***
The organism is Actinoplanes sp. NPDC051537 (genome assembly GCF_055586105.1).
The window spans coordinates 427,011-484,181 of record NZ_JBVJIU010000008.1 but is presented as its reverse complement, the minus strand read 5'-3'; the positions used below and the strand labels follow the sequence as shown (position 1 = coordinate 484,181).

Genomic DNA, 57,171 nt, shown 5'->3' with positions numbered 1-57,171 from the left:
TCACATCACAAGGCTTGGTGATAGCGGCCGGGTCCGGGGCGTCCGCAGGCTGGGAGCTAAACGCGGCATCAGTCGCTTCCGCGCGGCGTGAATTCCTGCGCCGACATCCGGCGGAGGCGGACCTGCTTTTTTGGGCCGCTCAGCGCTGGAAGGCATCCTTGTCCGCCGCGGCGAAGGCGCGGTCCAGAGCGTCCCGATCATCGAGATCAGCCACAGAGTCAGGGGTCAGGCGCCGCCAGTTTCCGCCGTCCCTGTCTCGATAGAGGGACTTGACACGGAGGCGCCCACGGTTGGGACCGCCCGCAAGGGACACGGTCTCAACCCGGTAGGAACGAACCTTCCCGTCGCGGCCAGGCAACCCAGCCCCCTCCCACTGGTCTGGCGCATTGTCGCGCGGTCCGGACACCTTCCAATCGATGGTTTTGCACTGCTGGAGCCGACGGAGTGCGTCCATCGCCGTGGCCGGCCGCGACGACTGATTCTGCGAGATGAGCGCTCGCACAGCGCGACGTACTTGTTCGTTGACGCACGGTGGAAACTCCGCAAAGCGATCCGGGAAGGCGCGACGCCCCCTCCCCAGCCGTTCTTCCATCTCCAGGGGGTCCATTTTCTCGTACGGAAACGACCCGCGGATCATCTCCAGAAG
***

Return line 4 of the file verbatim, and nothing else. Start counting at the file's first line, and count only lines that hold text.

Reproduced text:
TCACATCACAAGGCTTGGTGATAGCGGCCGGGTCCGGGGCGTCCGCAGGCTGGGAGCTAAACGCGGCATCAGTCGCTTCCGCGCGGCGTGAATTCCTGCGCCGACATCCGGCGGAGGCGGACCTGCTTTTTTGGGCCGCTCAGCGCTGGAAGGCATCCTTGTCCGCCGCGGCGAAGGCGCGGTCCAGAGCGTCCCGATCATCGAGATCAGCCACAGAGTCAGGGGTCAGGCGCCGCCAGTTTCCGCCGTCCCTGTCTCGATAGAGGGACTTGACACGGAGGCGCCCACGGTTGGGACCGCCCGCAAGGGACACGGTCTCAACCCGGTAGGAACGAACCTTCCCGTCGCGGCCAGGCAACCCAGCCCCCTCCCACTGGTCTGGCGCATTGTCGCGCGGTCCGGACACCTTCCAATCGATGGTTTTGCACTGCTGGAGCCGACGGAGTGCGTCCATCGCCGTGGCCGGCCGCGACGACTGATTCTGCGAGATGAGCGCTCGCACAGCGCGACGTACTTGTTCGTTGACGCACGGTGGAAACTCCGCAAAGCGATCCGGGAAGGCGCGACGCCCCCTCCCCAGCCGTTCTTCCATCTCCAGGGGGTCCATTTTCTCGTACGGAAACGACCCGCGGATCATCTCCAGAAG